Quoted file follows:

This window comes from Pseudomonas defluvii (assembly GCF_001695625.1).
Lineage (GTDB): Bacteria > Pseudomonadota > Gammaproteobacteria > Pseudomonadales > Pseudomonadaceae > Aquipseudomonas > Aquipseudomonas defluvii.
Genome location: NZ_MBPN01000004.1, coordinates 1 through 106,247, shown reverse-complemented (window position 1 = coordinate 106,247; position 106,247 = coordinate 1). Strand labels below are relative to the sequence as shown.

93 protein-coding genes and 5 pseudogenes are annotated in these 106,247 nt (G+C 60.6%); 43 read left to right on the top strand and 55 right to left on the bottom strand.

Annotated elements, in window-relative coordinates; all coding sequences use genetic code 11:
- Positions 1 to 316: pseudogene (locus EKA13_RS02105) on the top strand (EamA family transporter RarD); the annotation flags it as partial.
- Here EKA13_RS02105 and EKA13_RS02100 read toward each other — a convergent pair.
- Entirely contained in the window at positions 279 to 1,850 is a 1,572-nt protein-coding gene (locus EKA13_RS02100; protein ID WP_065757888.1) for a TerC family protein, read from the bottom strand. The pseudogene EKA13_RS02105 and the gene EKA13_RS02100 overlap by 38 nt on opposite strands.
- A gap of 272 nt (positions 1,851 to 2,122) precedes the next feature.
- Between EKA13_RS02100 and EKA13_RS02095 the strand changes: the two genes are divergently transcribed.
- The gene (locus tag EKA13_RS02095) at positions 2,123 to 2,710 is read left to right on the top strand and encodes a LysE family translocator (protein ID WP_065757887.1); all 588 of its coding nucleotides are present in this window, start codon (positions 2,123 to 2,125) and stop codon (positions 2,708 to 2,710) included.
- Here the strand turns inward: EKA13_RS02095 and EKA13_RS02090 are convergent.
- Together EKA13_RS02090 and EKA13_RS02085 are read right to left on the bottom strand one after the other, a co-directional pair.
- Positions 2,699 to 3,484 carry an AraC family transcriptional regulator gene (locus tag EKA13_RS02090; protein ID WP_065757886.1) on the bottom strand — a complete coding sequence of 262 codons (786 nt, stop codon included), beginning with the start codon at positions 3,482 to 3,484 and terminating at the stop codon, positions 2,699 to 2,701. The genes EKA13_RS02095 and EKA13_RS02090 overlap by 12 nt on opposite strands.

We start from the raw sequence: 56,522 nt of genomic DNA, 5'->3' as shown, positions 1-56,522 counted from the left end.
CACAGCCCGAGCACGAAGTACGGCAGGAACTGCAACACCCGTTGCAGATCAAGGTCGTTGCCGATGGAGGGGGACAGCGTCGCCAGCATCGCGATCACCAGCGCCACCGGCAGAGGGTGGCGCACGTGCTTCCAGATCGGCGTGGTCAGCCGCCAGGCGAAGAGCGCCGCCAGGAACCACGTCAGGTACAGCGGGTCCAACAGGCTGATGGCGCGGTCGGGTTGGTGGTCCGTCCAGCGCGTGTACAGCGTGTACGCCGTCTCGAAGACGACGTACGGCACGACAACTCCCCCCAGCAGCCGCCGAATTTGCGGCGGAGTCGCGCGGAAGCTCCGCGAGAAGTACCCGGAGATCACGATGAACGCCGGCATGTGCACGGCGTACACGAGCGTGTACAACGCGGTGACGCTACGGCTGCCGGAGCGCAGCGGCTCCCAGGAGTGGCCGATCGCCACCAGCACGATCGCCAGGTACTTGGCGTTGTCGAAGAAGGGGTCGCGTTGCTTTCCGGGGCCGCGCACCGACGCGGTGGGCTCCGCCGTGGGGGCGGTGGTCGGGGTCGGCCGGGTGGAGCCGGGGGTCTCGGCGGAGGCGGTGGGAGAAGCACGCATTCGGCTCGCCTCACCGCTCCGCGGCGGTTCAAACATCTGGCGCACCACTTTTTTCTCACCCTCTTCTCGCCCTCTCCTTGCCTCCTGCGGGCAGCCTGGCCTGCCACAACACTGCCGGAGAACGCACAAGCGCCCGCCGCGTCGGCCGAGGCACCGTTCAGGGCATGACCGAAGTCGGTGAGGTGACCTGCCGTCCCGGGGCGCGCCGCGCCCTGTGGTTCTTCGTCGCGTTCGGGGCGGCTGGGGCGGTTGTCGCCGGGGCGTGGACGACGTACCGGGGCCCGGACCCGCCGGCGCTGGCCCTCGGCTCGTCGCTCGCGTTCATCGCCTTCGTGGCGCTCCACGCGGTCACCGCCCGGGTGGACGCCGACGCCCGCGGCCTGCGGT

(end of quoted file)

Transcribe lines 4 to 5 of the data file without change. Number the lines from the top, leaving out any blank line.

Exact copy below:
93 protein-coding genes and 5 pseudogenes are annotated in these 106,247 nt (G+C 60.6%); 43 read left to right on the top strand and 55 right to left on the bottom strand.

Annotated elements, in window-relative coordinates; all coding sequences use genetic code 11: